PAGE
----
This post is dedicated to Peter, a friend's friend!
Keep up the fight!!
Keep up the fight!!
You can't escape it, you can't avoid it and even though you can't know when, what and why, you've got to have an opinion on it: the Ivory-billed Woodpecker.
Don't worry, this won't be about what I think of the current discussion or even the status of the bird. Instead, it's all about what Sibley says.
Apparently, he's quite a smart guy, that David Sibley.
How do I know?
Well, he's sold a lot of books and - something that must rank even higher - Nuthatch is fond of a lot of the things he said, but most of all he just published two remarkable posts on his blog that I'd like to refer to today, to show you that David Sibley is a guy that can apparently be trusted when he's talking about birds and birding.
Mr. Sibley recently wrote a well-balanced and rather neutral essay on the current discussion of the Ivory-billed Woodpecker, as can be seen here. Possibly the most interesting lines, as they reach beyond the woodpecker, are his comments on the value of sight records and how easily even the most cunning and experienced observers can ... well, simply ... be mistaken and fooled.
To make his point more clearly, he wrote a nice follow-up here in which he demonstrates by his own example just how unbelievably wrong one can sometimes be.
Of course something like this has NEVER happened to me.
I have never mistaken a Grey Heron for a Peregrine Falcon, or a Great Grey (Northern) Shrike for a Hoopoe and certainly never identified a piece of candy wrapping as a Black-eared Wheatear.
Nope, that was the other guy who just happens to look very much like me.
My absolutely brilliant and perfect and clean birding record however got its first major scratch last Monday, the day I learned that Sibley knows...
It may be interesting to note that I am in a good position to judge upon Sibley's expertize as up here, along the Baltic coast of Germany, we have quite a similar issue to solve: the Black Woodpecker!
Okay, as with the Ivory-billed Woodpecker, we at least know it once existed up here. We have museum skins, old photos and so on. But recent records? Well, a few birders claim they have seen one, some even say they know of breeding areas. Heck, our breeding bird atlas even estimates that this part of Germany holds a healthy population of up to 1,700 breeding pairs.
But whenever someone comes up with such a claim, I ask: where's the proof? Where are the pictures, the video sequences, the recordings? Where the hay are the birds??
The problem with these records is that I even managed to have two birding experts flown in from abroad to do a thorough follow-up search on such claimed sightings, and both searches came up empty-handed (the reports are here and here).
Now, who do you trust? The claims of single observers, mostly based on fleeting glimpses of "large black birds flying off the back of a tree trunk", or do you feel that all those fruitless hours of searching sum up to form evidence of absence?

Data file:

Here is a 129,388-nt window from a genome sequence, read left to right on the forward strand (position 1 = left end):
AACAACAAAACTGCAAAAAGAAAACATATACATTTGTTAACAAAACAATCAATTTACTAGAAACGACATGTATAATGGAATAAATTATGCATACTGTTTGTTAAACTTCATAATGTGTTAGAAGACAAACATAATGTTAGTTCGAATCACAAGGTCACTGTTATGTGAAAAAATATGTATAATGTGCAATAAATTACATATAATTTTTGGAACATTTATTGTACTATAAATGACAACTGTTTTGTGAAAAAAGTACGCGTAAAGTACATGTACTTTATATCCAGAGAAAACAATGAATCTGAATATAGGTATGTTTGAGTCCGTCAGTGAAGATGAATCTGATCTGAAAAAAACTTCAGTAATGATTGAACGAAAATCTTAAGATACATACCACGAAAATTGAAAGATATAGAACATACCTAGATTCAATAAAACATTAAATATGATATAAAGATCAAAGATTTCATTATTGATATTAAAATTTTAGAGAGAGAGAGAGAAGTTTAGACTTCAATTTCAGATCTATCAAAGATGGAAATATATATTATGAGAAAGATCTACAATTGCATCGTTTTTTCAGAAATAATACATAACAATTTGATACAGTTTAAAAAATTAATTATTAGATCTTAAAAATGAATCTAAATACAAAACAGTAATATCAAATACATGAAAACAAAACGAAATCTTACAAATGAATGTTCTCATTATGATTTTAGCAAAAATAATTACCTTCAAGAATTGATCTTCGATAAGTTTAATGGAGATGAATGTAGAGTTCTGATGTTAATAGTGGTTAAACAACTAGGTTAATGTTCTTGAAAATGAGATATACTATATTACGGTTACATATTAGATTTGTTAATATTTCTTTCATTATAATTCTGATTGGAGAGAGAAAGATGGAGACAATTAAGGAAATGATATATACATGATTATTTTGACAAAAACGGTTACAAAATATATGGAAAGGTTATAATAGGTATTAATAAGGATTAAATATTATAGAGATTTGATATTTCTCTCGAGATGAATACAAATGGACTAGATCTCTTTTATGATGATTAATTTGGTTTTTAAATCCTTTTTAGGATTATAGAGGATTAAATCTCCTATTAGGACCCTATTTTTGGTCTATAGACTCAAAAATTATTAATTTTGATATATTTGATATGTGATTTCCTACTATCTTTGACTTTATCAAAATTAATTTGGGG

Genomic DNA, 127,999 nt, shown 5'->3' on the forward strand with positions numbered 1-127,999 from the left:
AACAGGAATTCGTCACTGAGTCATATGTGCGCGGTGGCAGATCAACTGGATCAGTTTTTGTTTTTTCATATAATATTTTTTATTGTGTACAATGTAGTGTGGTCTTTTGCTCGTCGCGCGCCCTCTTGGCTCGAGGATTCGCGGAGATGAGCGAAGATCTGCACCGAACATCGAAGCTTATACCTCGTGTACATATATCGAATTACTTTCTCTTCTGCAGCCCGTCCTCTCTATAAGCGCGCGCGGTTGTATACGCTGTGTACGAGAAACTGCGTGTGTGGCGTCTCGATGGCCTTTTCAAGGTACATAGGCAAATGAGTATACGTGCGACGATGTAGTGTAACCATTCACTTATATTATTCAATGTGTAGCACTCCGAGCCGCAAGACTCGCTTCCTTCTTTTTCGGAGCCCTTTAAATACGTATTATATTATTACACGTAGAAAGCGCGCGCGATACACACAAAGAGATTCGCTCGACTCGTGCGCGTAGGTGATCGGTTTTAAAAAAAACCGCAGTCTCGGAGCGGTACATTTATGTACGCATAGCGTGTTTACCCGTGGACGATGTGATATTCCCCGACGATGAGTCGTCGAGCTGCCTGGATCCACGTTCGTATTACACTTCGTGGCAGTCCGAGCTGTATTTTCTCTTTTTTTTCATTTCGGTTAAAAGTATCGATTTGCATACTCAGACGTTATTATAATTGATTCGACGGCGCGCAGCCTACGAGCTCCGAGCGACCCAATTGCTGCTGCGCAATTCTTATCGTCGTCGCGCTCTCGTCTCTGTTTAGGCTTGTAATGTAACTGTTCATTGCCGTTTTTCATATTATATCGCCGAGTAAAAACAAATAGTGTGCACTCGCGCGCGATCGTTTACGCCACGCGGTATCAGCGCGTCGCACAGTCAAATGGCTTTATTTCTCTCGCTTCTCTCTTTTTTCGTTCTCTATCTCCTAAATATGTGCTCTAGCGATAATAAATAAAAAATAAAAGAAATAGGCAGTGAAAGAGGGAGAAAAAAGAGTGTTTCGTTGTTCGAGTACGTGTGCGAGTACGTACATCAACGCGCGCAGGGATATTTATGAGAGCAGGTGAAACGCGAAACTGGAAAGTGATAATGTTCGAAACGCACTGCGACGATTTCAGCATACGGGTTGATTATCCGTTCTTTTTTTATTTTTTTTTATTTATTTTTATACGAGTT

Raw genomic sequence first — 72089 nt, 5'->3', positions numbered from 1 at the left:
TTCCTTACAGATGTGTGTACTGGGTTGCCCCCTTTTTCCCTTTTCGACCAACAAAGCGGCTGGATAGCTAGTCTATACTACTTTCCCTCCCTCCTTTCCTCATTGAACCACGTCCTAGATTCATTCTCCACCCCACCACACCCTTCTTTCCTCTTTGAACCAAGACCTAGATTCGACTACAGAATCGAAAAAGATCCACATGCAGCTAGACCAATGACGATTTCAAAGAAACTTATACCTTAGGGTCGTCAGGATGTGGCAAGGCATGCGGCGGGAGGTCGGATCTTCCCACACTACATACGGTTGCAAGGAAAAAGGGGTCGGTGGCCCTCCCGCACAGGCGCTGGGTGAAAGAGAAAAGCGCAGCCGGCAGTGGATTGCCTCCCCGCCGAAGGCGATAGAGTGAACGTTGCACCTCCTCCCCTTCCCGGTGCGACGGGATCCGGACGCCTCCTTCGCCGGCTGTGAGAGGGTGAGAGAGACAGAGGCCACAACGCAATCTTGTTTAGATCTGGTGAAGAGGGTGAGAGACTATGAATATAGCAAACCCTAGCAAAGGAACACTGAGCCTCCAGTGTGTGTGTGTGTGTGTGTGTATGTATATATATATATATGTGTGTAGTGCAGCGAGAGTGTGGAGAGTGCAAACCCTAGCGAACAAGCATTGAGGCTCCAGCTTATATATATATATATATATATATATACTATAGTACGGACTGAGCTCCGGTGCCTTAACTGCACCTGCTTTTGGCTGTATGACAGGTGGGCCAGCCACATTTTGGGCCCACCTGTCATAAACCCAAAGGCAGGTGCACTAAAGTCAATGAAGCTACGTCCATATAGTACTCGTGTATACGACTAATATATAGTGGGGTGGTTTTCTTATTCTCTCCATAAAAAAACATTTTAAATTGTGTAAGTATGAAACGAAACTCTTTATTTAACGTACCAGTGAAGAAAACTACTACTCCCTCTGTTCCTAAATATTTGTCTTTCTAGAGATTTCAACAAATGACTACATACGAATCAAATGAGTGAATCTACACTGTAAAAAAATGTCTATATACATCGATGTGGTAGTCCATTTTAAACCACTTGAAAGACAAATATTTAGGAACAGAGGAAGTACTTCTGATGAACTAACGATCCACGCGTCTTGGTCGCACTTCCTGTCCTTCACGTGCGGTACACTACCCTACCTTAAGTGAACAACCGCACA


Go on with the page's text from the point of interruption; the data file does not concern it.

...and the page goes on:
Well, I still do trust myself - incredibly - so I took and still take every chance I get at looking into the Black Woodpecker saga myself by looking into the forests of my home patch.
As you may remember from reading my last post, I spent my lunch break in the pine forests of Peenemünde a week ago. This area is known to be within the (former, claimed or whatever) range of the Black Woodpecker. This is always good to know, and I fear the possibility - no matter how massively unlikely - of an encounter was there in the back of my mind.
And then it happened, the moment that changed the way I look at bird identification.
While I was following a small path along the forest's edge as seen below...
...I caught a fleeting glimpse (!!) of something large and black moving amongst a few tree trunks not too far off.
I turned my head, something inside my head screamed "Black Woodpecker", then it got quiet again and I stood there and watched, observed, every nerve cell of my body programmed on visual perception.
There!! On the tree trunk facing me ...
... a huge black woodpecker with a red partial cap! This just HAD to be a Black Woodpecker, there's no mistaking such a unique and impressive bird!
Of course I immediately knew of the importance and significance of the observation and got all excited about the perspective of fame and fortunes, but in a sudden moment of sanity I remembered to re-gain my calm, concentrate and look again at the bird critically to make sure the important field characters are verified.
So I rubbed my eyes, cleaned my binoculars, aimed them well, focused and to my utter surprise...
... Not a Black Woodpecker after all, just some common forest bugger you see all over the place up here.
Gosh, the disappointment!!
It had happened. To me: the one immune to failure and mistake, the beast of birding!
This was the moment I fully appreciated the knowledge of Sibley. He is right:
"Such is the Power of Suggestion"
Cheers, Peter! Get well soon!